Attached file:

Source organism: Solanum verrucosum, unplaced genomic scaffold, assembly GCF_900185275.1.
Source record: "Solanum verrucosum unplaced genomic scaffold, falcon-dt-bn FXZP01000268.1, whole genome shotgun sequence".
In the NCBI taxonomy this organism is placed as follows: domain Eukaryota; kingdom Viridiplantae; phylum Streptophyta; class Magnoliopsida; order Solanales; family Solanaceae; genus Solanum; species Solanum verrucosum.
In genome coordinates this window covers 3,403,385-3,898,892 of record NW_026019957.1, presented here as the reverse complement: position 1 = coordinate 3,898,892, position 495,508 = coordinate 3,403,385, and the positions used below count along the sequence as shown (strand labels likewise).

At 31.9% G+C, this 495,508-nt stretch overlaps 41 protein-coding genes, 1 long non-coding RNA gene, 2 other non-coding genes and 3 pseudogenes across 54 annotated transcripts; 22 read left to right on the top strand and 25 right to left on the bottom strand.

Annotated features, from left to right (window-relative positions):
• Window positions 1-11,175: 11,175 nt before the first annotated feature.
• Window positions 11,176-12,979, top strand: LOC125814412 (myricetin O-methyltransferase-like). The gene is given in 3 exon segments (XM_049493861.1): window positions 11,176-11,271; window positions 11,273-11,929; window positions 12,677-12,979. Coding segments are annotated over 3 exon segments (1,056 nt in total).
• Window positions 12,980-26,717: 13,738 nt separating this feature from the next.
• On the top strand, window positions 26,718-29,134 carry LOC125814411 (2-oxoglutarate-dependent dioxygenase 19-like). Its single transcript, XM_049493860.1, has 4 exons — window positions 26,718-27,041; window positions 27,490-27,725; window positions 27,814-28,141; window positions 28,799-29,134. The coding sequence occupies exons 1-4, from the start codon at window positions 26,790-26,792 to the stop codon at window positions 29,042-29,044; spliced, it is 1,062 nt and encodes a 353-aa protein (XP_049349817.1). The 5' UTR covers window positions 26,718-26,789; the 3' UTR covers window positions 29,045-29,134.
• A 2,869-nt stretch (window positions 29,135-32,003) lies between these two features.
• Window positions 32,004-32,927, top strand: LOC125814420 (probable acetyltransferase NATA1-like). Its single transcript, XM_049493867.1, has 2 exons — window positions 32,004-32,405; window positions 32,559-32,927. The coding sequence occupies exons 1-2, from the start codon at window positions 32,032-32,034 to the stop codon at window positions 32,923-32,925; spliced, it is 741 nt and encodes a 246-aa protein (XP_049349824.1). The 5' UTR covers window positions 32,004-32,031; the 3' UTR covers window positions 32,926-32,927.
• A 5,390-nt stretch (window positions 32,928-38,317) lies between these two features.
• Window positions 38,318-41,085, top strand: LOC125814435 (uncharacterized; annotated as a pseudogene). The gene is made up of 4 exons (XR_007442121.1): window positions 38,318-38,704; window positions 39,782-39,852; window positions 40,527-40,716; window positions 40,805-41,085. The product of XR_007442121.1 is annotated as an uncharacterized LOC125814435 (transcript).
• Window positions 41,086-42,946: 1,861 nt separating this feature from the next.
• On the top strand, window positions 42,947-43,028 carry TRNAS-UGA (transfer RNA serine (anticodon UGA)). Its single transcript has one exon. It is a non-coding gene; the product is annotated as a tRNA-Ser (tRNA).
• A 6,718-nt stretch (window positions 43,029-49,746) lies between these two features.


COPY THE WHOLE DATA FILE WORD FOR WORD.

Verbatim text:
Source organism: Solanum verrucosum, unplaced genomic scaffold, assembly GCF_900185275.1.
Source record: "Solanum verrucosum unplaced genomic scaffold, falcon-dt-bn FXZP01000268.1, whole genome shotgun sequence".
In the NCBI taxonomy this organism is placed as follows: domain Eukaryota; kingdom Viridiplantae; phylum Streptophyta; class Magnoliopsida; order Solanales; family Solanaceae; genus Solanum; species Solanum verrucosum.
In genome coordinates this window covers 3,403,385-3,898,892 of record NW_026019957.1, presented here as the reverse complement: position 1 = coordinate 3,898,892, position 495,508 = coordinate 3,403,385, and the positions used below count along the sequence as shown (strand labels likewise).

At 31.9% G+C, this 495,508-nt stretch overlaps 41 protein-coding genes, 1 long non-coding RNA gene, 2 other non-coding genes and 3 pseudogenes across 54 annotated transcripts; 22 read left to right on the top strand and 25 right to left on the bottom strand.

Annotated features, from left to right (window-relative positions):
• Window positions 1-11,175: 11,175 nt before the first annotated feature.
• Window positions 11,176-12,979, top strand: LOC125814412 (myricetin O-methyltransferase-like). The gene is given in 3 exon segments (XM_049493861.1): window positions 11,176-11,271; window positions 11,273-11,929; window positions 12,677-12,979. Coding segments are annotated over 3 exon segments (1,056 nt in total).
• Window positions 12,980-26,717: 13,738 nt separating this feature from the next.
• On the top strand, window positions 26,718-29,134 carry LOC125814411 (2-oxoglutarate-dependent dioxygenase 19-like). Its single transcript, XM_049493860.1, has 4 exons — window positions 26,718-27,041; window positions 27,490-27,725; window positions 27,814-28,141; window positions 28,799-29,134. The coding sequence occupies exons 1-4, from the start codon at window positions 26,790-26,792 to the stop codon at window positions 29,042-29,044; spliced, it is 1,062 nt and encodes a 353-aa protein (XP_049349817.1). The 5' UTR covers window positions 26,718-26,789; the 3' UTR covers window positions 29,045-29,134.
• A 2,869-nt stretch (window positions 29,135-32,003) lies between these two features.
• Window positions 32,004-32,927, top strand: LOC125814420 (probable acetyltransferase NATA1-like). Its single transcript, XM_049493867.1, has 2 exons — window positions 32,004-32,405; window positions 32,559-32,927. The coding sequence occupies exons 1-2, from the start codon at window positions 32,032-32,034 to the stop codon at window positions 32,923-32,925; spliced, it is 741 nt and encodes a 246-aa protein (XP_049349824.1). The 5' UTR covers window positions 32,004-32,031; the 3' UTR covers window positions 32,926-32,927.
• A 5,390-nt stretch (window positions 32,928-38,317) lies between these two features.
• Window positions 38,318-41,085, top strand: LOC125814435 (uncharacterized; annotated as a pseudogene). The gene is made up of 4 exons (XR_007442121.1): window positions 38,318-38,704; window positions 39,782-39,852; window positions 40,527-40,716; window positions 40,805-41,085. The product of XR_007442121.1 is annotated as an uncharacterized LOC125814435 (transcript).
• Window positions 41,086-42,946: 1,861 nt separating this feature from the next.
• On the top strand, window positions 42,947-43,028 carry TRNAS-UGA (transfer RNA serine (anticodon UGA)). Its single transcript has one exon. It is a non-coding gene; the product is annotated as a tRNA-Ser (tRNA).
• A 6,718-nt stretch (window positions 43,029-49,746) lies between these two features.